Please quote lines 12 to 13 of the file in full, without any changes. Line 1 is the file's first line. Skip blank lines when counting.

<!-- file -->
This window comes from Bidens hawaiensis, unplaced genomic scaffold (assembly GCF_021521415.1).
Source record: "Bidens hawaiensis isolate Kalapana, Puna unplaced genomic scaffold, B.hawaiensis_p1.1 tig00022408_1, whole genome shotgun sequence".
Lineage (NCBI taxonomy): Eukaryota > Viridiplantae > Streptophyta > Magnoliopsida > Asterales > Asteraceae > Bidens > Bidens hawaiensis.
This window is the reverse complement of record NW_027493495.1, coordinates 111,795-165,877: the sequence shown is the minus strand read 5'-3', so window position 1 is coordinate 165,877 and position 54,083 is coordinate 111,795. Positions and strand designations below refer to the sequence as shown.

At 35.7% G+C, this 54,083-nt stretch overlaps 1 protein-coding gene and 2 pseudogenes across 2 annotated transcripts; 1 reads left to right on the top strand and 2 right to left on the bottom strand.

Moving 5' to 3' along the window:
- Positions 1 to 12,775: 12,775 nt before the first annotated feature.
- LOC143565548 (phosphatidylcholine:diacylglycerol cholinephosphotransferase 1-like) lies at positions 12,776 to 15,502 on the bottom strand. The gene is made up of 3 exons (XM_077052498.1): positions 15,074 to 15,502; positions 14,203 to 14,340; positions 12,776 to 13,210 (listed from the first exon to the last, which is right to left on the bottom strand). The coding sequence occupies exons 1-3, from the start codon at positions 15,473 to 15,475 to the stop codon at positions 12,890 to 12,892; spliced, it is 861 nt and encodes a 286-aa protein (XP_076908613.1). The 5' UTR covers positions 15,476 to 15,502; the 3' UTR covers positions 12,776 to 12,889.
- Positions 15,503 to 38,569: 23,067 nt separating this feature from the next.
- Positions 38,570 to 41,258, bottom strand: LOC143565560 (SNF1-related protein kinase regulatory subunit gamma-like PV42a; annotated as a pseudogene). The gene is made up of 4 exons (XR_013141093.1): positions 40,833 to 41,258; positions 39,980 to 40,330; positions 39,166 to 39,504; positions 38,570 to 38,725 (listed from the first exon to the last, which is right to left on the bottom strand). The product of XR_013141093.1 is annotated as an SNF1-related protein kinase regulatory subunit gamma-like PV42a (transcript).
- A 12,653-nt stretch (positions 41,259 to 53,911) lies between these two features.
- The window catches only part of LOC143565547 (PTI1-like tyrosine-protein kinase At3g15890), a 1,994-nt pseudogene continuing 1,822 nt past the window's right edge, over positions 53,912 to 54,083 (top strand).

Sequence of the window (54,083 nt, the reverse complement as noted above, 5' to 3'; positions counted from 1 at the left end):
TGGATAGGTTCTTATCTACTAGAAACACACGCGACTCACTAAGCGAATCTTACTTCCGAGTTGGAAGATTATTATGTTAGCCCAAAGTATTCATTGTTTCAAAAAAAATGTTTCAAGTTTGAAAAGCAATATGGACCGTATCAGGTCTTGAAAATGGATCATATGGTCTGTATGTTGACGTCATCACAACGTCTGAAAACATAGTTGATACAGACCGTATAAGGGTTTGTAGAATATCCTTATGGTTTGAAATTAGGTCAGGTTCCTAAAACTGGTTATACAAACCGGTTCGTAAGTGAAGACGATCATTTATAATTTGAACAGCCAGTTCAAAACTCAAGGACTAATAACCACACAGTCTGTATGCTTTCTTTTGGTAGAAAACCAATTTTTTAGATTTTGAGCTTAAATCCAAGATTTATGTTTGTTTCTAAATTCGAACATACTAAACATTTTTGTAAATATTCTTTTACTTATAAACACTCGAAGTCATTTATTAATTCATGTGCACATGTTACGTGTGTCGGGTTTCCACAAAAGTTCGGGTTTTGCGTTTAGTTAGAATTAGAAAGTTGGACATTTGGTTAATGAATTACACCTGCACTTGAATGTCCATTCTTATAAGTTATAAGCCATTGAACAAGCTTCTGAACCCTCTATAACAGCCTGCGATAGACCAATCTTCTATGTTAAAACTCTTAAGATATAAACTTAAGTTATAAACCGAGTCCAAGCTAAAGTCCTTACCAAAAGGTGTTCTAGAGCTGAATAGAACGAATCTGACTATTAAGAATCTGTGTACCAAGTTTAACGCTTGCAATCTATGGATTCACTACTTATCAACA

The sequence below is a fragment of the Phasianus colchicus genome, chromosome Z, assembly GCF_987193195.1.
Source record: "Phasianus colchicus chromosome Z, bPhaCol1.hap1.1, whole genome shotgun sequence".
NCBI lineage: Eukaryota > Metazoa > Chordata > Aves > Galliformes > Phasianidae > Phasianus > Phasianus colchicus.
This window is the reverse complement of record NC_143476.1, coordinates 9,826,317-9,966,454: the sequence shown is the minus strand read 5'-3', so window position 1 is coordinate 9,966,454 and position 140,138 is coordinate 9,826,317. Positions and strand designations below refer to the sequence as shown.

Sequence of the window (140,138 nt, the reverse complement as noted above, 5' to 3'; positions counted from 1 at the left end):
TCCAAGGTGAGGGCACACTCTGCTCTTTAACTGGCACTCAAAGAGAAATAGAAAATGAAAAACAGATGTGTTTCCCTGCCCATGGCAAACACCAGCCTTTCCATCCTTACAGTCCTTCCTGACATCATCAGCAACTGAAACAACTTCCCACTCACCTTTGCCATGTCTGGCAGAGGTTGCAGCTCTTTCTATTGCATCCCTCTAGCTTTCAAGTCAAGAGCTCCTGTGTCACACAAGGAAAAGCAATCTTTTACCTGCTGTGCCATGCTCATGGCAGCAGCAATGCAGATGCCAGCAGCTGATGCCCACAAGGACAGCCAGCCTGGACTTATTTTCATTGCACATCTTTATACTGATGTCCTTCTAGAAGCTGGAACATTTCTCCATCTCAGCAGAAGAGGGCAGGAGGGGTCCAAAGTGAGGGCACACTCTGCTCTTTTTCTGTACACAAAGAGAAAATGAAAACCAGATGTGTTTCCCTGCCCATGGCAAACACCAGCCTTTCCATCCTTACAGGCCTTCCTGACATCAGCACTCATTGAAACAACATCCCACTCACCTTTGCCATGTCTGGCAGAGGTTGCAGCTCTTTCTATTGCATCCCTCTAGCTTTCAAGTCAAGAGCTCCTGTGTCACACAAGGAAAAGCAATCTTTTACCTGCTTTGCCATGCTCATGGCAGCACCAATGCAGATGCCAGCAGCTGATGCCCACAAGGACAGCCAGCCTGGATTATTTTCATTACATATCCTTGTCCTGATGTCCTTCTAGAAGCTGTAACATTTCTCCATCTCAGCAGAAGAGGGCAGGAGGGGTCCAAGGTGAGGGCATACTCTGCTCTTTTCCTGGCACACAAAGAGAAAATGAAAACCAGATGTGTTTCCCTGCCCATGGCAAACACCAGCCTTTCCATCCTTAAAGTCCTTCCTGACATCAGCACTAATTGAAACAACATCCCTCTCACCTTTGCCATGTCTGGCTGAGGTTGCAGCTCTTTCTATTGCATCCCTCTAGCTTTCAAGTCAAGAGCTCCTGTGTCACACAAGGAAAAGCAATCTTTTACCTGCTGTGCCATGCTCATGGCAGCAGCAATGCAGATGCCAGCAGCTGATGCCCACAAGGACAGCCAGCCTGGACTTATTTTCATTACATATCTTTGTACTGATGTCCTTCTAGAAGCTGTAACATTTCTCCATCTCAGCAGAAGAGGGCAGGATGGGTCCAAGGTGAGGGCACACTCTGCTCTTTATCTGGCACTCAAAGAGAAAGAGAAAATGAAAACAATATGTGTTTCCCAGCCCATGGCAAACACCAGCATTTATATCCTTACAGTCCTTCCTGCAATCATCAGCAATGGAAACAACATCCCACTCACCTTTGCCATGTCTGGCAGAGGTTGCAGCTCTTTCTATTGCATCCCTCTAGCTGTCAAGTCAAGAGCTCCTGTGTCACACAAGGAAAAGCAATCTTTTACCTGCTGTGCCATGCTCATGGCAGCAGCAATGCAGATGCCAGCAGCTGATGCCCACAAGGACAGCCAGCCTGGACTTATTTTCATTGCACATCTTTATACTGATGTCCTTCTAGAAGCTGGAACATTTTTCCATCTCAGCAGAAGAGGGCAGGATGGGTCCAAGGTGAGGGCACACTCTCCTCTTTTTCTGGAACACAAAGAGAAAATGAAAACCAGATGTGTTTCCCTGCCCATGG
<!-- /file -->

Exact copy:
- The window catches only part of LOC143565547 (PTI1-like tyrosine-protein kinase At3g15890), a 1,994-nt pseudogene continuing 1,822 nt past the window's right edge, over positions 53,912 to 54,083 (top strand).

Sequence of the window (54,083 nt, the reverse complement as noted above, 5' to 3'; positions counted from 1 at the left end):